Here, ##EQU1## And, an inner product between the eigenvector R and Xi can be defined by the following expression. ##EQU2## Now, the inner product calculation of equation (3) is applied to each frame so that there are obtained N number of inner products if the voice pattern has N number of frames. Using the thus obtained inner products, an inner product frequency distribution or histogram of inner products is formed as shown in FIG. 3. This operation is carried out for each of the known voices to define a histogram of inner products obtained as inner products between the eigenvector R and the frames of a voice pattern. The thus obtained histogram of inner products or inner product frequency distribution is stored as a parameter associated with a particular voice. Therefore, if the voice recognition system shown in FIG. 1 has two modes of operation, i.e., registration mode and recognition mode. When the voice recognition system is operated in the registration mode, a known voice is input and its histogram of inner products calculated as described above is produced and stored as a parameter associated with the known voice. In this manner, a plurality of known voices are stored as library data which include the voice pattern and the histogram of inner products. When the voice recognition system is set in the recognition mode, an unknown input, voice is compared with each of the library data to determine the identification of the input voice.
It is important to determine an eigenvector such that the spread of the distribution of values of inner products is limited so as to limit the memory capacity required to store the inner product frequency distribution. In the first place, an eigenvector is determined so as to minimize the scatter or variance of the inner products (R, Xi). Eigenvalues can be determined by solving a well-known eigenvalue problem for a voice pattern having a matrix format as shown in FIG. 2. Then, among the eigenvalues thus determined, a non-zero and smallest eigenvalue is selected and its corresponding eigenvector is determined for the particular voice pattern. In this manner, since the smallest eigenvalue is selected, the spread of inner product distribution can be minimized. This is advantageous in saving the memory capacity required for storing the data of an inner product frequency distribution. Then, a histogram of inner products is determined and stored in the library 5 together with its eigenvector.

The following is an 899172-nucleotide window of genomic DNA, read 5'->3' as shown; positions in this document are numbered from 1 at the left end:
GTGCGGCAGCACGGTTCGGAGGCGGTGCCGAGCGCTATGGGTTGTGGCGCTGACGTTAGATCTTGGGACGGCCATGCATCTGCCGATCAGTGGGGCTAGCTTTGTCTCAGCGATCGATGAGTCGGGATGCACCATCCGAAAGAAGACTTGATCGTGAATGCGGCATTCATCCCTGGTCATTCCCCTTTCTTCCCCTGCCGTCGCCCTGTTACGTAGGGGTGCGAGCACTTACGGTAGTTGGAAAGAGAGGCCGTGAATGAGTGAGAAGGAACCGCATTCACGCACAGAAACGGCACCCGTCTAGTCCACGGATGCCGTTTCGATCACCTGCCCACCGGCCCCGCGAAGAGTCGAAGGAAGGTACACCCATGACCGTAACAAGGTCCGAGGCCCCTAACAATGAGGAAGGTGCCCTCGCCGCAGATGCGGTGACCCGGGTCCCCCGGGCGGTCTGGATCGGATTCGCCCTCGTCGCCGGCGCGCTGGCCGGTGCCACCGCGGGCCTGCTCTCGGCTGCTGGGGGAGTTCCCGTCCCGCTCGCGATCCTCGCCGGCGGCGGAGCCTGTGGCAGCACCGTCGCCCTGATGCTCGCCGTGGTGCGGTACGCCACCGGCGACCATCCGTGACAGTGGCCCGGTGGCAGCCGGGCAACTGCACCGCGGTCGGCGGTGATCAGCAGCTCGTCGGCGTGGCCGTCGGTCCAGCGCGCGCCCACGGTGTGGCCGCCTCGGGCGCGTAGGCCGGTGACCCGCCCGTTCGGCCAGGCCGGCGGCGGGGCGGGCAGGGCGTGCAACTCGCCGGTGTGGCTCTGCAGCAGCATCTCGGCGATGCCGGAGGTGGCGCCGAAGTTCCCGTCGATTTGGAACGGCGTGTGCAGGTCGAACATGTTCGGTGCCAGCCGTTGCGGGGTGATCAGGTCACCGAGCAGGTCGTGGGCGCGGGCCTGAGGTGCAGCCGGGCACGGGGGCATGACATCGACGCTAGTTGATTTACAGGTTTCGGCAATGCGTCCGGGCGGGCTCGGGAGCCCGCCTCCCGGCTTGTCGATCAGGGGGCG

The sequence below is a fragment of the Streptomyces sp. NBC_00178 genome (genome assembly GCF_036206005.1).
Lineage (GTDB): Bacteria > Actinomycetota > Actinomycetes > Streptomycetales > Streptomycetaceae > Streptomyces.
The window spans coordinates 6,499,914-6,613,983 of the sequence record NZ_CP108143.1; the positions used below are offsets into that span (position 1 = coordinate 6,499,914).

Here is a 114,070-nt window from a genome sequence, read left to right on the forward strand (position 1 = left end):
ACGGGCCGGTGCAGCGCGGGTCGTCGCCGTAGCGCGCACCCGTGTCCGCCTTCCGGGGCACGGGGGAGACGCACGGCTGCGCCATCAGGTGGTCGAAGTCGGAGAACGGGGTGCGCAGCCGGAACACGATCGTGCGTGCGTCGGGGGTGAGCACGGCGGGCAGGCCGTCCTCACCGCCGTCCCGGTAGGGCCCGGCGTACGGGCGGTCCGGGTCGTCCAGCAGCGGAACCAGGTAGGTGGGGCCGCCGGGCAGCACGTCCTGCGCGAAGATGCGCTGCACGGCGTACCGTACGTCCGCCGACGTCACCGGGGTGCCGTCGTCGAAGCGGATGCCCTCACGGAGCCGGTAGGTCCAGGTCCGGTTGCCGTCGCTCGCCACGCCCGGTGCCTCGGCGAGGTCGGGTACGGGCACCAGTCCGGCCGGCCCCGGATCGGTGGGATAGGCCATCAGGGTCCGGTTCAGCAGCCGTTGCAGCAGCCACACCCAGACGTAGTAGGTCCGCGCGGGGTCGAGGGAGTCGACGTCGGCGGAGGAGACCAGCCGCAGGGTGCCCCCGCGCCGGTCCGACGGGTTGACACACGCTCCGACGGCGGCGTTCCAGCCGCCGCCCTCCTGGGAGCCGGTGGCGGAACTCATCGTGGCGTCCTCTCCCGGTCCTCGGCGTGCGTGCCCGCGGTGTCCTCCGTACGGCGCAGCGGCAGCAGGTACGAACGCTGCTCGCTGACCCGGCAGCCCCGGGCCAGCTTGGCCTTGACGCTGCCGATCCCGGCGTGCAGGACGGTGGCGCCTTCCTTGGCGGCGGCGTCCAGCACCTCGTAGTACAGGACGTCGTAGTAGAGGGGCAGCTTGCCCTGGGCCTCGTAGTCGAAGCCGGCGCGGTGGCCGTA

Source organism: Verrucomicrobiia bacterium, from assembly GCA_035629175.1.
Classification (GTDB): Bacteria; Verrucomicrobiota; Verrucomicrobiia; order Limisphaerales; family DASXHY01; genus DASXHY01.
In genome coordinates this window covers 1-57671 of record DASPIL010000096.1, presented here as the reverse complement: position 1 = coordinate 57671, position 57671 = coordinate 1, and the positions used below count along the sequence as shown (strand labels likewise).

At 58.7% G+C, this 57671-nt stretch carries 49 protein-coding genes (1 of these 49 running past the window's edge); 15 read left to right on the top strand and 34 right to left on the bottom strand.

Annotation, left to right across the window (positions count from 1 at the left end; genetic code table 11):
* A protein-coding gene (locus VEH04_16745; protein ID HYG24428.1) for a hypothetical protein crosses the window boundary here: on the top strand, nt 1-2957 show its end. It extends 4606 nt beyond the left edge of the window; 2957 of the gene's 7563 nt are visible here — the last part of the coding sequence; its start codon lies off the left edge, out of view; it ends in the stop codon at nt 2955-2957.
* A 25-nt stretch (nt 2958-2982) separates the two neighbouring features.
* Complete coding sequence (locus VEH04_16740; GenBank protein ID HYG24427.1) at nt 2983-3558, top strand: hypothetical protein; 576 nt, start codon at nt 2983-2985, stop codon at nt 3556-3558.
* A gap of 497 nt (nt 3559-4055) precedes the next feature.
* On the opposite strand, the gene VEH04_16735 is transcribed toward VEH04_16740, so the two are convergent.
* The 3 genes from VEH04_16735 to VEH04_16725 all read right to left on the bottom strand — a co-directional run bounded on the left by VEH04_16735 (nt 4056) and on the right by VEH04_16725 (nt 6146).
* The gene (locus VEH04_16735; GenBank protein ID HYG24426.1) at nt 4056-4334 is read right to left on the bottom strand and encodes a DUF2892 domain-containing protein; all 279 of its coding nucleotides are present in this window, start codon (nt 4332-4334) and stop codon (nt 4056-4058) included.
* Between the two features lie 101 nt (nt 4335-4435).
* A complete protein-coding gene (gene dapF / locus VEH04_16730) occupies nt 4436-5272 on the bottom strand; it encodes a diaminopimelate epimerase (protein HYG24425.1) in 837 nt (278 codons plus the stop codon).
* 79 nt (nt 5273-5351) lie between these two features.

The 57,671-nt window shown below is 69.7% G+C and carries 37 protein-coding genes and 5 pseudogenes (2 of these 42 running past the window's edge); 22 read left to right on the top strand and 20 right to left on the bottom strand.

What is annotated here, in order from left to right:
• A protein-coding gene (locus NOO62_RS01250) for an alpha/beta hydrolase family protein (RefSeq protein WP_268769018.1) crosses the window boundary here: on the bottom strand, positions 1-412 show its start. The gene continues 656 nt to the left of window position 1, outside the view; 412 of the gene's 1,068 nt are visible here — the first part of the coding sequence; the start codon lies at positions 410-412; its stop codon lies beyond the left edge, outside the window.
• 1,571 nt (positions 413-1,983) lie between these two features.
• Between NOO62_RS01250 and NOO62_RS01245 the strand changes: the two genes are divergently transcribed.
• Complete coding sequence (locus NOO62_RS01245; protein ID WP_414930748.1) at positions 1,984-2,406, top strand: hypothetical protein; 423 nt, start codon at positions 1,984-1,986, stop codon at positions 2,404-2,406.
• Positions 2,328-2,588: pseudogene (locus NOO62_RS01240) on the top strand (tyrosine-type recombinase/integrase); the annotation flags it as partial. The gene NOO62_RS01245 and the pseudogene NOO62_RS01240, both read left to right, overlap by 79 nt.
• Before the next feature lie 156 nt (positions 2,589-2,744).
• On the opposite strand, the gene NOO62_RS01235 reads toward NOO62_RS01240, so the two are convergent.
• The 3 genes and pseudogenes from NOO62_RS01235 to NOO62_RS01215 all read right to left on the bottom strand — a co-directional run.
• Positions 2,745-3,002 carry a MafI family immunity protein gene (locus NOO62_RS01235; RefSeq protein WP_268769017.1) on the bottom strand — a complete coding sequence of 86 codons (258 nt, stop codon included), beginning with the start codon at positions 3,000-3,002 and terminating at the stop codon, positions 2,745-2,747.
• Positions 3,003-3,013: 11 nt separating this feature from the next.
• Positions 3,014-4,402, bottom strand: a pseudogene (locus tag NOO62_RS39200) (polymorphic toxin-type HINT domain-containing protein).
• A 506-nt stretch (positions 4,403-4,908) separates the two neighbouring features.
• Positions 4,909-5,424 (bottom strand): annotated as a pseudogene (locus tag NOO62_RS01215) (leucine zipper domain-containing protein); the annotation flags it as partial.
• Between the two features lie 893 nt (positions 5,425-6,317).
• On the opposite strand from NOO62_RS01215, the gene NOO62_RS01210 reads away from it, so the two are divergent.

In order to identify the unknown input voice, the inner product calculation is carried out between the voice pattern of the input voice as shown in FIG. 2 with the eigenvector of each of the candidate voices which have been selected as a result of the preliminary matching and now stored in the candidate memory 6. Thus, an inner product frequency distribution or histogram of inner products is determined for each of the candidate voices. Then, based on the thus obtained inner product frequency distributions, it is determined which of the candidate voices has the highest degree of similarity. FIG. 3 is a graph showing several inner product frequency distributions with its abscissa indicating the values of inner products and its ordinate indicating the frequency of occurrence. Thus, the graph of FIG. 3 can also be considered to define histograms indicating that inner product values falling within a certain value range occur a certain number of times. Therefore, the abscissa is, in fact, divided into a predetermined number (e.g., 8) of ranges, and thus each distribution is not a continuous distribution, but rather defines a histogram.